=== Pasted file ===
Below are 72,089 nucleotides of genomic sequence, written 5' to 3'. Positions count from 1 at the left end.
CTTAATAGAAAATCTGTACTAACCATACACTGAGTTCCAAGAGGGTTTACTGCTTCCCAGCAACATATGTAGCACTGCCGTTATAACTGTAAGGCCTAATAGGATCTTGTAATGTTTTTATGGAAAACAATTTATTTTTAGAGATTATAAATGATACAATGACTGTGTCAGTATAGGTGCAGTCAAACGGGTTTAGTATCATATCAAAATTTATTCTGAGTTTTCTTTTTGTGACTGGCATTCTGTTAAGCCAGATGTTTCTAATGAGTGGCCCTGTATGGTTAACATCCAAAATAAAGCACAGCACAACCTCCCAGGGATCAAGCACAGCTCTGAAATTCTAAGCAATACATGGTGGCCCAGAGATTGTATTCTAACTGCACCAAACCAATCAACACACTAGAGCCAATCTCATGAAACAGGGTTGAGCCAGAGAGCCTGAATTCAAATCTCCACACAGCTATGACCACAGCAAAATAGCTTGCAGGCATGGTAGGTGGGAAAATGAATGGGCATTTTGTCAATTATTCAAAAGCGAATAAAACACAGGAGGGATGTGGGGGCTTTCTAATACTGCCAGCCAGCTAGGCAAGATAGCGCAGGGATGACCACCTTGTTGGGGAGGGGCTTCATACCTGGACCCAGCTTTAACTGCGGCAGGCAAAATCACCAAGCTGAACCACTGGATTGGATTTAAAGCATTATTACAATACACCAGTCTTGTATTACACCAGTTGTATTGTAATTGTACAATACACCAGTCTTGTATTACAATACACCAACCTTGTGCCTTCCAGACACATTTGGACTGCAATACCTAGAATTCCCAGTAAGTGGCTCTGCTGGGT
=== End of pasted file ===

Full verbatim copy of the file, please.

Below are 72,089 nucleotides of genomic sequence, written 5' to 3'. Positions count from 1 at the left end.
CTTAATAGAAAATCTGTACTAACCATACACTGAGTTCCAAGAGGGTTTACTGCTTCCCAGCAACATATGTAGCACTGCCGTTATAACTGTAAGGCCTAATAGGATCTTGTAATGTTTTTATGGAAAACAATTTATTTTTAGAGATTATAAATGATACAATGACTGTGTCAGTATAGGTGCAGTCAAACGGGTTTAGTATCATATCAAAATTTATTCTGAGTTTTCTTTTTGTGACTGGCATTCTGTTAAGCCAGATGTTTCTAATGAGTGGCCCTGTATGGTTAACATCCAAAATAAAGCACAGCACAACCTCCCAGGGATCAAGCACAGCTCTGAAATTCTAAGCAATACATGGTGGCCCAGAGATTGTATTCTAACTGCACCAAACCAATCAACACACTAGAGCCAATCTCATGAAACAGGGTTGAGCCAGAGAGCCTGAATTCAAATCTCCACACAGCTATGACCACAGCAAAATAGCTTGCAGGCATGGTAGGTGGGAAAATGAATGGGCATTTTGTCAATTATTCAAAAGCGAATAAAACACAGGAGGGATGTGGGGGCTTTCTAATACTGCCAGCCAGCTAGGCAAGATAGCGCAGGGATGACCACCTTGTTGGGGAGGGGCTTCATACCTGGACCCAGCTTTAACTGCGGCAGGCAAAATCACCAAGCTGAACCACTGGATTGGATTTAAAGCATTATTACAATACACCAGTCTTGTATTACACCAGTTGTATTGTAATTGTACAATACACCAGTCTTGTATTACAATACACCAACCTTGTGCCTTCCAGACACATTTGGACTGCAATACCTAGAATTCCCAGTAAGTGGCTCTGCTGGGT